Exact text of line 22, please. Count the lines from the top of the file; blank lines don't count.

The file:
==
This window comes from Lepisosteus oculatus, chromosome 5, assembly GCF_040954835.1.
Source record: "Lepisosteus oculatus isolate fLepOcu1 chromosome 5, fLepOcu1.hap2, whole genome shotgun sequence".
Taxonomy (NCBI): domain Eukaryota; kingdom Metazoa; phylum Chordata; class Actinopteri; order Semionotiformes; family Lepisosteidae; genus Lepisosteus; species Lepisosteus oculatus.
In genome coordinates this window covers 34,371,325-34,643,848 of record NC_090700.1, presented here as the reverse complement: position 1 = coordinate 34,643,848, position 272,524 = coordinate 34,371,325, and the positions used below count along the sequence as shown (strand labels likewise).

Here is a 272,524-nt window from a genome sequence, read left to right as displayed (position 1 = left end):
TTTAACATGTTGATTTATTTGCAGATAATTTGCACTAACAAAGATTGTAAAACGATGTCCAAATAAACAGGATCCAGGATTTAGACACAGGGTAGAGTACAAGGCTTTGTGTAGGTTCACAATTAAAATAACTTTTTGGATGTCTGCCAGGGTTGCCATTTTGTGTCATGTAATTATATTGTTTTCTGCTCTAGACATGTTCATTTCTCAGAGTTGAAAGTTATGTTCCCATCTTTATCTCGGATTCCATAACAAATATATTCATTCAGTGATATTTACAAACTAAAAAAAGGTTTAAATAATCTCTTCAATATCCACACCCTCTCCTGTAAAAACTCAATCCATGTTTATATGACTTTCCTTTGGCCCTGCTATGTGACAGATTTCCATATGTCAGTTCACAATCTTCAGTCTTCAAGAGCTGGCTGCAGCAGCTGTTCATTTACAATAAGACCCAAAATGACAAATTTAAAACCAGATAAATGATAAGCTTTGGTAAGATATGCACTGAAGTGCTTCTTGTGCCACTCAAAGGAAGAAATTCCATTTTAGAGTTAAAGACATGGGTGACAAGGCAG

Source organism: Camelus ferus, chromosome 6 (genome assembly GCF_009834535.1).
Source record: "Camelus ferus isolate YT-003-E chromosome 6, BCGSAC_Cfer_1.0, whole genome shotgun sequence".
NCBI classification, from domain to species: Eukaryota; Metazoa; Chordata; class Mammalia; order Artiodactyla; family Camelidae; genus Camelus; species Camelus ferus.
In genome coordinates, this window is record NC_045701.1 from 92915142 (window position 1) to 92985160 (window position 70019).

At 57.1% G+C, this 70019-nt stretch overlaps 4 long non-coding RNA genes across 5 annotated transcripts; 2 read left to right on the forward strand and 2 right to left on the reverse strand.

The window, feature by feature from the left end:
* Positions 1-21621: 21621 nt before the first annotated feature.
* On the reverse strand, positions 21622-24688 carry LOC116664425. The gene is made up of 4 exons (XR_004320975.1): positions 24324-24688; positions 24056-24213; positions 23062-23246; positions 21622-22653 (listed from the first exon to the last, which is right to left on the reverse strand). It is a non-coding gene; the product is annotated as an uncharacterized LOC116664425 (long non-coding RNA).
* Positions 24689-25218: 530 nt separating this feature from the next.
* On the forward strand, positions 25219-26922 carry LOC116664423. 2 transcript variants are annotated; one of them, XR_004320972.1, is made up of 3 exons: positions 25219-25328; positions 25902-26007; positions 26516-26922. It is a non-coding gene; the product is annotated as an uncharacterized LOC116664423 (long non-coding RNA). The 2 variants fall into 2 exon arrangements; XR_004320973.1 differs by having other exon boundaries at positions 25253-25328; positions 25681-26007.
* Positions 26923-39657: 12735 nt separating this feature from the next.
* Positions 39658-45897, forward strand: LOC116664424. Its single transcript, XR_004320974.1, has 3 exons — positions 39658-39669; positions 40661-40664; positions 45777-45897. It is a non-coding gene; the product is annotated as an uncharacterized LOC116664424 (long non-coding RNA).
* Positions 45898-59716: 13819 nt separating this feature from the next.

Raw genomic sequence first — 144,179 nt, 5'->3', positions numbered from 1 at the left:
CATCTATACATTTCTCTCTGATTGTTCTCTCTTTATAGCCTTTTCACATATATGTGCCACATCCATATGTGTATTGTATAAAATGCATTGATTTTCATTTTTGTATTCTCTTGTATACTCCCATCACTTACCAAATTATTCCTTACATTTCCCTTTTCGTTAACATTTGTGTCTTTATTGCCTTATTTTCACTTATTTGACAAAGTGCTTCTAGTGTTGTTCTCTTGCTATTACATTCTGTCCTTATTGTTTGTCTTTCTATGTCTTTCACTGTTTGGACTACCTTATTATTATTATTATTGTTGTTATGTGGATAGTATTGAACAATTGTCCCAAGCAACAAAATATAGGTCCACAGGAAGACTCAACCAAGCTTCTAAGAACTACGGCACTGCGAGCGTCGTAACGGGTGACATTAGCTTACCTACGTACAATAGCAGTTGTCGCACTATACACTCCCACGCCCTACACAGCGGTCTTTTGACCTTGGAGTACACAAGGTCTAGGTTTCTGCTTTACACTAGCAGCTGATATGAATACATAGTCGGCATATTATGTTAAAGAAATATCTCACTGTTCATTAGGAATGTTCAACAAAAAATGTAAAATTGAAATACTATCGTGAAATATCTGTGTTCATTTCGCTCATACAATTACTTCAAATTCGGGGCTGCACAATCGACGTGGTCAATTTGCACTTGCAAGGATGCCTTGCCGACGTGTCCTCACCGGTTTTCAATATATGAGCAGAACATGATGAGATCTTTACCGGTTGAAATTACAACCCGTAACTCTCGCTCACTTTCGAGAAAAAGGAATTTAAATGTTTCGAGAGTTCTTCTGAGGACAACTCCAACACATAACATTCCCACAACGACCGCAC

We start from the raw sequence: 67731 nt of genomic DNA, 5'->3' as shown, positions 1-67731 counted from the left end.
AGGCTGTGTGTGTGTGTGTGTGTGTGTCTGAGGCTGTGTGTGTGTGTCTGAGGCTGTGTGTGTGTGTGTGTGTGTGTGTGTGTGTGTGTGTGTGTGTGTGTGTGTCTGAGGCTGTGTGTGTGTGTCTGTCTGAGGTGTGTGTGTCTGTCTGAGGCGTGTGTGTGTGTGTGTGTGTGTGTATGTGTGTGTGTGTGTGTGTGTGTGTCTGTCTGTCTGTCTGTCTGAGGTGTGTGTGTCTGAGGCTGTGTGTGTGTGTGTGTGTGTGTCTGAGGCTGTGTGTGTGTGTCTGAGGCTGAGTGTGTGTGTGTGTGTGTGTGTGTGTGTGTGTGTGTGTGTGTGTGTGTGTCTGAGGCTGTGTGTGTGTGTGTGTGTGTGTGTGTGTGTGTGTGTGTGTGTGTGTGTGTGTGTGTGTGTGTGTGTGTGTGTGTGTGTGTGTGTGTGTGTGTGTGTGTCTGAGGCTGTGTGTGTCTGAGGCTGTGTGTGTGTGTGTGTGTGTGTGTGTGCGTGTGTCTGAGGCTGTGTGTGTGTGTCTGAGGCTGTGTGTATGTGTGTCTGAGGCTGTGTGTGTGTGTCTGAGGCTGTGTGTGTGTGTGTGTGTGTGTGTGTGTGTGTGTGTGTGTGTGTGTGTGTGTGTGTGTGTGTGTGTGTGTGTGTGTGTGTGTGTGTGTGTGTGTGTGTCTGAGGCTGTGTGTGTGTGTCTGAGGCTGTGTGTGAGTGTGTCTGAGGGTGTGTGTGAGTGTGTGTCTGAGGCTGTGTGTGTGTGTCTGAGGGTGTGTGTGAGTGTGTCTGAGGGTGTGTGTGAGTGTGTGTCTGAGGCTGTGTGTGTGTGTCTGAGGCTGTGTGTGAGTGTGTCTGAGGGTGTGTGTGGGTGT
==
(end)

We start from the raw sequence: 67731 nt of genomic DNA, 5'->3' as shown, positions 1-67731 counted from the left end.